The UK Smart Meter Rollout Delay: Let’s Get It Right

Earlier this year, the U.K. Department of Energy and Climate Change (DECC) decided to delay the smart meter rollout. Despite some early frustration, many believe it was a smart move. The government recently announced that 53 million smart meters will be rolled out by 2020, one year later than its original goal.

The consumer is, rightly so, at the heart of this rollout and the delay will ensure that the consumer is fully engaged and educated. In addition to this, it will also ensure that the functionality of the meters will be fit for purpose. Installing 53 million smart meters in 30 million homes and small businesses by 2020 is a tall order and this is just the first step. Consumers will demand a seamless, quality customer experience which will be essential in the early stages to encourage buy-in. From an industry perspective it is reassuring to see that the government has taken feedback on board and, more importantly, is continuing to focus on consumer sentiment.

Success of the smart meter rollout is dependent on a number of underlying factors: securing the right skill set for installers, consumer engagement and technical pairing, and using smart meter data to deliver a better service. Firstly, the right skill-set from installers is crucial, along with the understanding and communication skills to answer any queries the consumer may have on their new smart meter.  To ensure the roll out is successful, it is vital to maintain consumer engagement and manage expectations.  Smart meters do offer the potential to achieve significant benefits to consumers and businesses alike however only with behavioural change will this be possible.

Another issue to consider is the technical pairing of smart meters with other technologies. This is how the real benefits to smart meters will be delivered to the consumer. It is important to recognise that not all consumers are alike. For example, for some, an in-home display (IHD) would be an effective tool to monitor their energy consumption. However, others could prefer a platform that they are more familiar with such as an iPhone app, resulting in a much greater behavioural change for these individuals. Therefore, it is important for energy suppliers to reflect the changing technology used by their customers in their approach to providing smart meter data, by perhaps offering more of a choice.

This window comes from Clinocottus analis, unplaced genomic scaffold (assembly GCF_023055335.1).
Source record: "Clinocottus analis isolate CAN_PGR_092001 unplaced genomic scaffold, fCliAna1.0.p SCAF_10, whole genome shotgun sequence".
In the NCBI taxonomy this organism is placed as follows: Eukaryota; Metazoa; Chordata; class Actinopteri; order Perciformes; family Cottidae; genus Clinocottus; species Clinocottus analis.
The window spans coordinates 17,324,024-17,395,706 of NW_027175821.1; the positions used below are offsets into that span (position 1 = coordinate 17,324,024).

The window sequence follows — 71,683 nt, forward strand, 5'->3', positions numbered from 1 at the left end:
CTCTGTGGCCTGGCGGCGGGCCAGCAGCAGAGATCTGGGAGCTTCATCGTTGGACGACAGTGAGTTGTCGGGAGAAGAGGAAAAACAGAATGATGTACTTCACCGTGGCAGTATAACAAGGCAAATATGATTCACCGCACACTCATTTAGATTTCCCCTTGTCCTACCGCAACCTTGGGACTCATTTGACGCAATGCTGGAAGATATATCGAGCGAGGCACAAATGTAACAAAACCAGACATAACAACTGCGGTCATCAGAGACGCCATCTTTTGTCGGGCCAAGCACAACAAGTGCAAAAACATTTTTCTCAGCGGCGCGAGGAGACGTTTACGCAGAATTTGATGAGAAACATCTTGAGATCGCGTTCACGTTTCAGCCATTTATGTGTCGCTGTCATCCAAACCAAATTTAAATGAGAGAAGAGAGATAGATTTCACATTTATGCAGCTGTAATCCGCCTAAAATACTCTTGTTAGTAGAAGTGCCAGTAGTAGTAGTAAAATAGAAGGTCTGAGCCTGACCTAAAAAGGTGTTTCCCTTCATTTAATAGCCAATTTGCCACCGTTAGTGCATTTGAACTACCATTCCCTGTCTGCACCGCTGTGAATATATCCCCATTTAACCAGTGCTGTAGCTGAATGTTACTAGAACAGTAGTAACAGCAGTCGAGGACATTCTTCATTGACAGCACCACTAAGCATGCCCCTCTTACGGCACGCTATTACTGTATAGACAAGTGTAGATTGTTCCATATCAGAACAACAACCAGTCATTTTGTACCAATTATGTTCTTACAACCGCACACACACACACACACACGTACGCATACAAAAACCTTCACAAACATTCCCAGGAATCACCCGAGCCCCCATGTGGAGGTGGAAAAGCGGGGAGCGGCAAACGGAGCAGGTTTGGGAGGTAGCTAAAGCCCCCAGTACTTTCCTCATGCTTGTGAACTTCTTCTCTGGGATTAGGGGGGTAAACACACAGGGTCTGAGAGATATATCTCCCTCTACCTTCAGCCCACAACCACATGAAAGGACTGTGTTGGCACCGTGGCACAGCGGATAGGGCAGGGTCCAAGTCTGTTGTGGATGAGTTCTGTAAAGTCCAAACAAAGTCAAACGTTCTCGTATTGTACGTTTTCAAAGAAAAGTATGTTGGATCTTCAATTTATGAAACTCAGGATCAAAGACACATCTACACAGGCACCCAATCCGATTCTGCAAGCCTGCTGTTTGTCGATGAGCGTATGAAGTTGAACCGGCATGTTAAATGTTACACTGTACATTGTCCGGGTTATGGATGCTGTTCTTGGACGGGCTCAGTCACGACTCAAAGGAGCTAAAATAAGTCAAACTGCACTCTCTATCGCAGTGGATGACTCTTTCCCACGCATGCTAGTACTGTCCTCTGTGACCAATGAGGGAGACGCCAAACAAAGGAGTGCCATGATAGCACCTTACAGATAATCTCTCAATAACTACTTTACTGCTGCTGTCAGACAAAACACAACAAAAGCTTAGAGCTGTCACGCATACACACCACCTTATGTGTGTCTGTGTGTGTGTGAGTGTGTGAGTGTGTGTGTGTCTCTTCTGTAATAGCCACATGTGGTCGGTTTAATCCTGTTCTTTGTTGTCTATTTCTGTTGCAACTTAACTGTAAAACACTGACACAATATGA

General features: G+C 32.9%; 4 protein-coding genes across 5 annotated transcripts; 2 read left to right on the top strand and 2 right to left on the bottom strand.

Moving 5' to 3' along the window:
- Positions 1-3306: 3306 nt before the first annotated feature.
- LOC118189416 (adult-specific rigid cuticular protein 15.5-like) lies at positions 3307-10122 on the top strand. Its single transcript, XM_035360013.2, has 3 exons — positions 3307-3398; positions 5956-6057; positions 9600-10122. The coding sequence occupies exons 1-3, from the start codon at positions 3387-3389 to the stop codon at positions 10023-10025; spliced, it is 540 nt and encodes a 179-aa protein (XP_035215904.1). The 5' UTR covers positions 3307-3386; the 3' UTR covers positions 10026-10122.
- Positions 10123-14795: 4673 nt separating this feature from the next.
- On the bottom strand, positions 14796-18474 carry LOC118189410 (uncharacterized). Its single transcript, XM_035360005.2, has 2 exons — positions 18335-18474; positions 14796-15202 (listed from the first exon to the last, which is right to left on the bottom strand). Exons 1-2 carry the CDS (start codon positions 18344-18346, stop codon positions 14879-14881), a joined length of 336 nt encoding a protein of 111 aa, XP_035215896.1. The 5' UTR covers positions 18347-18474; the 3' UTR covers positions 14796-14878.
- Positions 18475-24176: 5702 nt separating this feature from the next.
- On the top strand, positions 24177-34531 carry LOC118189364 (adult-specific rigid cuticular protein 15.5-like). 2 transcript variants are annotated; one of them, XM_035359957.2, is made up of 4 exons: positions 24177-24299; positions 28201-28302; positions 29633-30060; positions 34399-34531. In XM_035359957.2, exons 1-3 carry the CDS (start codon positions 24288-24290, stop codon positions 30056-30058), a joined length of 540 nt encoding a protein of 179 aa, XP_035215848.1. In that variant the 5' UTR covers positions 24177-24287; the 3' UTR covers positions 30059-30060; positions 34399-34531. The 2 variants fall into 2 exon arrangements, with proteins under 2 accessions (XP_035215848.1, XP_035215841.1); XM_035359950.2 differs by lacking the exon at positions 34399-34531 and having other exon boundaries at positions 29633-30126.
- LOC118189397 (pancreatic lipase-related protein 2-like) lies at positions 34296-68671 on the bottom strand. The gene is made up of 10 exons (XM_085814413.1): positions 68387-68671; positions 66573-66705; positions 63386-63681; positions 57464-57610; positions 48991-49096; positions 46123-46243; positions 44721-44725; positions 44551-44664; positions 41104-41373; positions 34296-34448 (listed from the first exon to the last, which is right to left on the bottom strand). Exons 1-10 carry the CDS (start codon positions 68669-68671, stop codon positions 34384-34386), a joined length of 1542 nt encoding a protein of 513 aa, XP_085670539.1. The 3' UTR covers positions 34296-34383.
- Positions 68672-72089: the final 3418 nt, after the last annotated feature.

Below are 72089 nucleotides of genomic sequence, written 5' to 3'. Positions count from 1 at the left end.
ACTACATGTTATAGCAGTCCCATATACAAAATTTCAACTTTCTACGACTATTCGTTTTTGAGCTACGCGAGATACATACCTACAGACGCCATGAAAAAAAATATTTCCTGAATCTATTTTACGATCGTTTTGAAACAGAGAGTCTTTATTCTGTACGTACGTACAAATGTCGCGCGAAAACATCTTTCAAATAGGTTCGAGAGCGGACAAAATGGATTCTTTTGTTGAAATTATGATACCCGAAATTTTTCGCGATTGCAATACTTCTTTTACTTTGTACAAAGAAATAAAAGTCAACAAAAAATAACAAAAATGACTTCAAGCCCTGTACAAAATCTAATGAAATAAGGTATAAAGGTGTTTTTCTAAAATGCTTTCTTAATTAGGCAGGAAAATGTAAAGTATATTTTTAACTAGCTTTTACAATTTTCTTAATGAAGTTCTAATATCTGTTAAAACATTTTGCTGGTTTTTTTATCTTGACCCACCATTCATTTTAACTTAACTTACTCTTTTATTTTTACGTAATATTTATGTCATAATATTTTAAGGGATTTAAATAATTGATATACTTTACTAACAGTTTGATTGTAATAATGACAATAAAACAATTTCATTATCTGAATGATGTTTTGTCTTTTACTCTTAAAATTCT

Finally, the rollout is a great opportunity for the industry to think outside the consumer box. Smart meters have the potential to offer huge benefits to the energy industry. If meters are collecting network data too, then they could really help Distribution Network Operators (DNOs) to deal with faults more efficiently and get a better understanding of the impact on their distribution network. It is important to ensure information that will be of value to network businesses is included wherever possible.

The U.K. has learned a great deal from the U.S. smart meter programme. Despite more than $4 billion in stimulus money, and 30 million meters deployed in the two years after the programme began, the Federal Energy Regulatory Commission reports that smart meter penetration levels have only reached 23 percent in the United States. A lack of coherent policy and consumer wariness has been blamed for the lag. This highlights again why it is crucial that the government continues to keep consumers at the centre of the rollout and the above points are considered during the extended time period before the rollout begins.

The rollout is just the beginning of an incredibly important journey and if consumers are successfully engaged and educated then the U.K. rollout could be an example of how to do it right.

Lead image: Smart meter via Shutterstock

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